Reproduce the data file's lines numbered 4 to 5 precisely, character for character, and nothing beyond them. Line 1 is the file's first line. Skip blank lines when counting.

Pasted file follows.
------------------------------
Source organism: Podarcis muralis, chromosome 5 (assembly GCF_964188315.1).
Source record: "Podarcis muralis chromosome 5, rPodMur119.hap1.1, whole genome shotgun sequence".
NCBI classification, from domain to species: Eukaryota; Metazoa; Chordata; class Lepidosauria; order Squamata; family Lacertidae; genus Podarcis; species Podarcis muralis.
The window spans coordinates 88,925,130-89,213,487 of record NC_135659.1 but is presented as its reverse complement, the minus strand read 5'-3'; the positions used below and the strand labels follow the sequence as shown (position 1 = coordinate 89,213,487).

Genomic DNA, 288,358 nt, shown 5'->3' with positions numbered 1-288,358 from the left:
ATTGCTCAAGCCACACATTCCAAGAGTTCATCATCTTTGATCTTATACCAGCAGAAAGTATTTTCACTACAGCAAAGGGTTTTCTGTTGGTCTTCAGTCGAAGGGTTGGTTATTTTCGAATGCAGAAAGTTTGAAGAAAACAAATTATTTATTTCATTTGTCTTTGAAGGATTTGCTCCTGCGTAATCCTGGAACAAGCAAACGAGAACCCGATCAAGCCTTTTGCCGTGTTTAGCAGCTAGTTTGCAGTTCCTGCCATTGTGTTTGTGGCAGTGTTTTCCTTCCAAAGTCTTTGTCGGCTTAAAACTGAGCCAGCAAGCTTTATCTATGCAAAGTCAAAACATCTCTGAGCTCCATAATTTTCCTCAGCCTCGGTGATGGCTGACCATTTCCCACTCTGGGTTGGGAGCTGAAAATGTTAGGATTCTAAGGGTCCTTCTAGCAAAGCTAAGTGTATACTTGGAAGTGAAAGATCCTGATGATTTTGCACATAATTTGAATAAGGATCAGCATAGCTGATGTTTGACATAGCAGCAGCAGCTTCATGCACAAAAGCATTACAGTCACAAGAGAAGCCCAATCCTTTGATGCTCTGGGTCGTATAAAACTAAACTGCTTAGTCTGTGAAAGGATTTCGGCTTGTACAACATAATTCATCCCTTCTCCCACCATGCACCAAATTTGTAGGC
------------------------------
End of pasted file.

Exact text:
The window spans coordinates 88,925,130-89,213,487 of record NC_135659.1 but is presented as its reverse complement, the minus strand read 5'-3'; the positions used below and the strand labels follow the sequence as shown (position 1 = coordinate 89,213,487).

Genomic DNA, 288,358 nt, shown 5'->3' with positions numbered 1-288,358 from the left: